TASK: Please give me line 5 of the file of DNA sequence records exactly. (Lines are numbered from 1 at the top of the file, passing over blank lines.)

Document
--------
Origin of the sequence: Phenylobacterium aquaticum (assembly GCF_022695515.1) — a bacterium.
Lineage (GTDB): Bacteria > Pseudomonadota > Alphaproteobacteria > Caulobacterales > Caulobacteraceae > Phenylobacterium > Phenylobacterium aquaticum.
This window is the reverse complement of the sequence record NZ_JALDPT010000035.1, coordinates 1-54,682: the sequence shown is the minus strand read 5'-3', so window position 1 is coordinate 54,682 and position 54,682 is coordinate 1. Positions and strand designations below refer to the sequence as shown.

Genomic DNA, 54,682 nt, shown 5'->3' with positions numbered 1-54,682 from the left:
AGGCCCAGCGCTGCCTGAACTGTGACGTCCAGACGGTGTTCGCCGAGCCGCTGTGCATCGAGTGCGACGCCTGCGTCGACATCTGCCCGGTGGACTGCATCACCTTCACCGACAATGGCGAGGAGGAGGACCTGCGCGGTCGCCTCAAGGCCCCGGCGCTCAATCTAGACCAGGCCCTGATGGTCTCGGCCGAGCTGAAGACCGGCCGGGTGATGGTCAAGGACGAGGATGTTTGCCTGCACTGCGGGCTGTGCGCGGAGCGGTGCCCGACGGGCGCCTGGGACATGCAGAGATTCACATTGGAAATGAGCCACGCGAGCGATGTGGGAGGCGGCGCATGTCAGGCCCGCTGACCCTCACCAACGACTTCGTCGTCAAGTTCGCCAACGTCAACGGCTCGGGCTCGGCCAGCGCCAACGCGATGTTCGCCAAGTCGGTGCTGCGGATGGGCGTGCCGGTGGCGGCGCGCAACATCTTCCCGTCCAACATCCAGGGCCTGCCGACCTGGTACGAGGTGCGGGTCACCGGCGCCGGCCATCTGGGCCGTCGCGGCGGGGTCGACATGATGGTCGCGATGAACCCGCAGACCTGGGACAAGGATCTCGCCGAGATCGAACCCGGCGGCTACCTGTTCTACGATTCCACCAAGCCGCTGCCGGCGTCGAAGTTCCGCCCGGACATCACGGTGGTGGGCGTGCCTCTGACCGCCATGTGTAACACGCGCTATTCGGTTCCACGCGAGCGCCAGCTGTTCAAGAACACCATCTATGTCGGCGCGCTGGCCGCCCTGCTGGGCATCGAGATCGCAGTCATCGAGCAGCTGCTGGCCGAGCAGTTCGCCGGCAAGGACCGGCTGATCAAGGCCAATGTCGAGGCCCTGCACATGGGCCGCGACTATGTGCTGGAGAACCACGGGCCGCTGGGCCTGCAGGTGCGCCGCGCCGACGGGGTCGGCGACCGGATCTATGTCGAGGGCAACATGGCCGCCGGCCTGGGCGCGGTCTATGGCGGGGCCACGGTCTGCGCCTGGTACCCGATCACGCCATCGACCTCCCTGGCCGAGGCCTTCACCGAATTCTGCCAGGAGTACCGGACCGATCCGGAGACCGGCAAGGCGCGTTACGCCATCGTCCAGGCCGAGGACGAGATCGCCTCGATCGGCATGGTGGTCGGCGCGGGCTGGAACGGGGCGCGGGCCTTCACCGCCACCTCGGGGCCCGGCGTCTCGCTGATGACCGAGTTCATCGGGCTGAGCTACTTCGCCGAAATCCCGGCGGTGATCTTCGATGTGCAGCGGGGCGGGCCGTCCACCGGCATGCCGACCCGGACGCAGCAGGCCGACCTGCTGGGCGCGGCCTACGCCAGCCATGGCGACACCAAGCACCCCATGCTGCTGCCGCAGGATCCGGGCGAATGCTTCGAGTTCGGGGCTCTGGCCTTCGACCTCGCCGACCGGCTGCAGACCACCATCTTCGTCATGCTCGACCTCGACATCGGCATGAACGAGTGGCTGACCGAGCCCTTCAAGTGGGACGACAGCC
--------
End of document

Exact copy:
AGGCCCAGCGCTGCCTGAACTGTGACGTCCAGACGGTGTTCGCCGAGCCGCTGTGCATCGAGTGCGACGCCTGCGTCGACATCTGCCCGGTGGACTGCATCACCTTCACCGACAATGGCGAGGAGGAGGACCTGCGCGGTCGCCTCAAGGCCCCGGCGCTCAATCTAGACCAGGCCCTGATGGTCTCGGCCGAGCTGAAGACCGGCCGGGTGATGGTCAAGGACGAGGATGTTTGCCTGCACTGCGGGCTGTGCGCGGAGCGGTGCCCGACGGGCGCCTGGGACATGCAGAGATTCACATTGGAAATGAGCCACGCGAGCGATGTGGGAGGCGGCGCATGTCAGGCCCGCTGACCCTCACCAACGACTTCGTCGTCAAGTTCGCCAACGTCAACGGCTCGGGCTCGGCCAGCGCCAACGCGATGTTCGCCAAGTCGGTGCTGCGGATGGGCGTGCCGGTGGCGGCGCGCAACATCTTCCCGTCCAACATCCAGGGCCTGCCGACCTGGTACGAGGTGCGGGTCACCGGCGCCGGCCATCTGGGCCGTCGCGGCGGGGTCGACATGATGGTCGCGATGAACCCGCAGACCTGGGACAAGGATCTCGCCGAGATCGAACCCGGCGGCTACCTGTTCTACGATTCCACCAAGCCGCTGCCGGCGTCGAAGTTCCGCCCGGACATCACGGTGGTGGGCGTGCCTCTGACCGCCATGTGTAACACGCGCTATTCGGTTCCACGCGAGCGCCAGCTGTTCAAGAACACCATCTATGTCGGCGCGCTGGCCGCCCTGCTGGGCATCGAGATCGCAGTCATCGAGCAGCTGCTGGCCGAGCAGTTCGCCGGCAAGGACCGGCTGATCAAGGCCAATGTCGAGGCCCTGCACATGGGCCGCGACTATGTGCTGGAGAACCACGGGCCGCTGGGCCTGCAGGTGCGCCGCGCCGACGGGGTCGGCGACCGGATCTATGTCGAGGGCAACATGGCCGCCGGCCTGGGCGCGGTCTATGGCGGGGCCACGGTCTGCGCCTGGTACCCGATCACGCCATCGACCTCCCTGGCCGAGGCCTTCACCGAATTCTGCCAGGAGTACCGGACCGATCCGGAGACCGGCAAGGCGCGTTACGCCATCGTCCAGGCCGAGGACGAGATCGCCTCGATCGGCATGGTGGTCGGCGCGGGCTGGAACGGGGCGCGGGCCTTCACCGCCACCTCGGGGCCCGGCGTCTCGCTGATGACCGAGTTCATCGGGCTGAGCTACTTCGCCGAAATCCCGGCGGTGATCTTCGATGTGCAGCGGGGCGGGCCGTCCACCGGCATGCCGACCCGGACGCAGCAGGCCGACCTGCTGGGCGCGGCCTACGCCAGCCATGGCGACACCAAGCACCCCATGCTGCTGCCGCAGGATCCGGGCGAATGCTTCGAGTTCGGGGCTCTGGCCTTCGACCTCGCCGACCGGCTGCAGACCACCATCTTCGTCATGCTCGACCTCGACATCGGCATGAACGAGTGGCTGACCGAGCCCTTCAAGTGGGACGACAGCC